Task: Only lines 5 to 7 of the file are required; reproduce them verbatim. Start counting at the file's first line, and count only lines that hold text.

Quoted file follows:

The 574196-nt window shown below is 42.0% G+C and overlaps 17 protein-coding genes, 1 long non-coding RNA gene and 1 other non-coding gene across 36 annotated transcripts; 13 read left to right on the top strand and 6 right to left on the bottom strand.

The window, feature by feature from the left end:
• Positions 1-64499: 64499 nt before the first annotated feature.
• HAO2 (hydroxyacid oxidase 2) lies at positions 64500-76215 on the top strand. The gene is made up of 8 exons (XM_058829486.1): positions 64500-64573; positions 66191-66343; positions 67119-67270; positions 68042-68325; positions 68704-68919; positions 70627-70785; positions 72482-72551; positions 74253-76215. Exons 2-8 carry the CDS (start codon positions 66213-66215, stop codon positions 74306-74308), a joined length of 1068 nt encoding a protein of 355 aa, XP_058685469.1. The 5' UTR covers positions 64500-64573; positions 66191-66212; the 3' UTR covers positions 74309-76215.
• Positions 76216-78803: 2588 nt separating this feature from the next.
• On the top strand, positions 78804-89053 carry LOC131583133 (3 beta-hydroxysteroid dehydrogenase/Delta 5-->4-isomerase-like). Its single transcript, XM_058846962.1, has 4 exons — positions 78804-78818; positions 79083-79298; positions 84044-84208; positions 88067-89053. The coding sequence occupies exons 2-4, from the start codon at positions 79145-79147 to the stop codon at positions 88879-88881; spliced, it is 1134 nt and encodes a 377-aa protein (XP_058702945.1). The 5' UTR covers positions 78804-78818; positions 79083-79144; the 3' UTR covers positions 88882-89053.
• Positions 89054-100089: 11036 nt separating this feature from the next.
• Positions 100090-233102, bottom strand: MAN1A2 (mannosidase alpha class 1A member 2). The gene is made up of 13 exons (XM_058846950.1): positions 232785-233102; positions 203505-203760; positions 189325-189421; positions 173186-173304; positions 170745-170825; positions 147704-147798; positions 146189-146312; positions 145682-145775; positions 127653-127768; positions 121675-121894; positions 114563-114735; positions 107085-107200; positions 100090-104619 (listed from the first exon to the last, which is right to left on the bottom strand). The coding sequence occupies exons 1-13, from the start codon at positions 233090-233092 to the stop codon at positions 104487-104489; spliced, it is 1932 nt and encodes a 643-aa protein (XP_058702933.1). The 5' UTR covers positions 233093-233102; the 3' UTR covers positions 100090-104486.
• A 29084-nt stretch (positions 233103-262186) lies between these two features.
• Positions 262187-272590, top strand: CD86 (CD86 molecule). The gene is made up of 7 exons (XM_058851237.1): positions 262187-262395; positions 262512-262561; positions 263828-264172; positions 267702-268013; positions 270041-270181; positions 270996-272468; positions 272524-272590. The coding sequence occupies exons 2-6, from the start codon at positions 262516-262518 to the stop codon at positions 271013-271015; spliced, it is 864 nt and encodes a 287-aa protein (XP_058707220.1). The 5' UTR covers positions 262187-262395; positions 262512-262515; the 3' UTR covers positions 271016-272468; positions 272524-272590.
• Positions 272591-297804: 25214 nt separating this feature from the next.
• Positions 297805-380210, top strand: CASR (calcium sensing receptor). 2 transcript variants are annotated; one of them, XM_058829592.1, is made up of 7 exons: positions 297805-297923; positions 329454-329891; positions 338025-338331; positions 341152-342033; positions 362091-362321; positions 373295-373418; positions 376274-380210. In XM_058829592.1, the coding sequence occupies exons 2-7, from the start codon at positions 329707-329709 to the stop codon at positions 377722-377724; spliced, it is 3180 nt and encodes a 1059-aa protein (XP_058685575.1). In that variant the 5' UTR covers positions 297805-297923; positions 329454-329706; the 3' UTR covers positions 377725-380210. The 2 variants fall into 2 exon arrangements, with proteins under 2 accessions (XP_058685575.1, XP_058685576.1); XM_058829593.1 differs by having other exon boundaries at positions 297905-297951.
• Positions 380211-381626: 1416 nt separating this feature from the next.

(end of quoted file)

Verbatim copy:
• Positions 76216-78803: 2588 nt separating this feature from the next.
• On the top strand, positions 78804-89053 carry LOC131583133 (3 beta-hydroxysteroid dehydrogenase/Delta 5-->4-isomerase-like). Its single transcript, XM_058846962.1, has 4 exons — positions 78804-78818; positions 79083-79298; positions 84044-84208; positions 88067-89053. The coding sequence occupies exons 2-4, from the start codon at positions 79145-79147 to the stop codon at positions 88879-88881; spliced, it is 1134 nt and encodes a 377-aa protein (XP_058702945.1). The 5' UTR covers positions 78804-78818; positions 79083-79144; the 3' UTR covers positions 88882-89053.
• Positions 89054-100089: 11036 nt separating this feature from the next.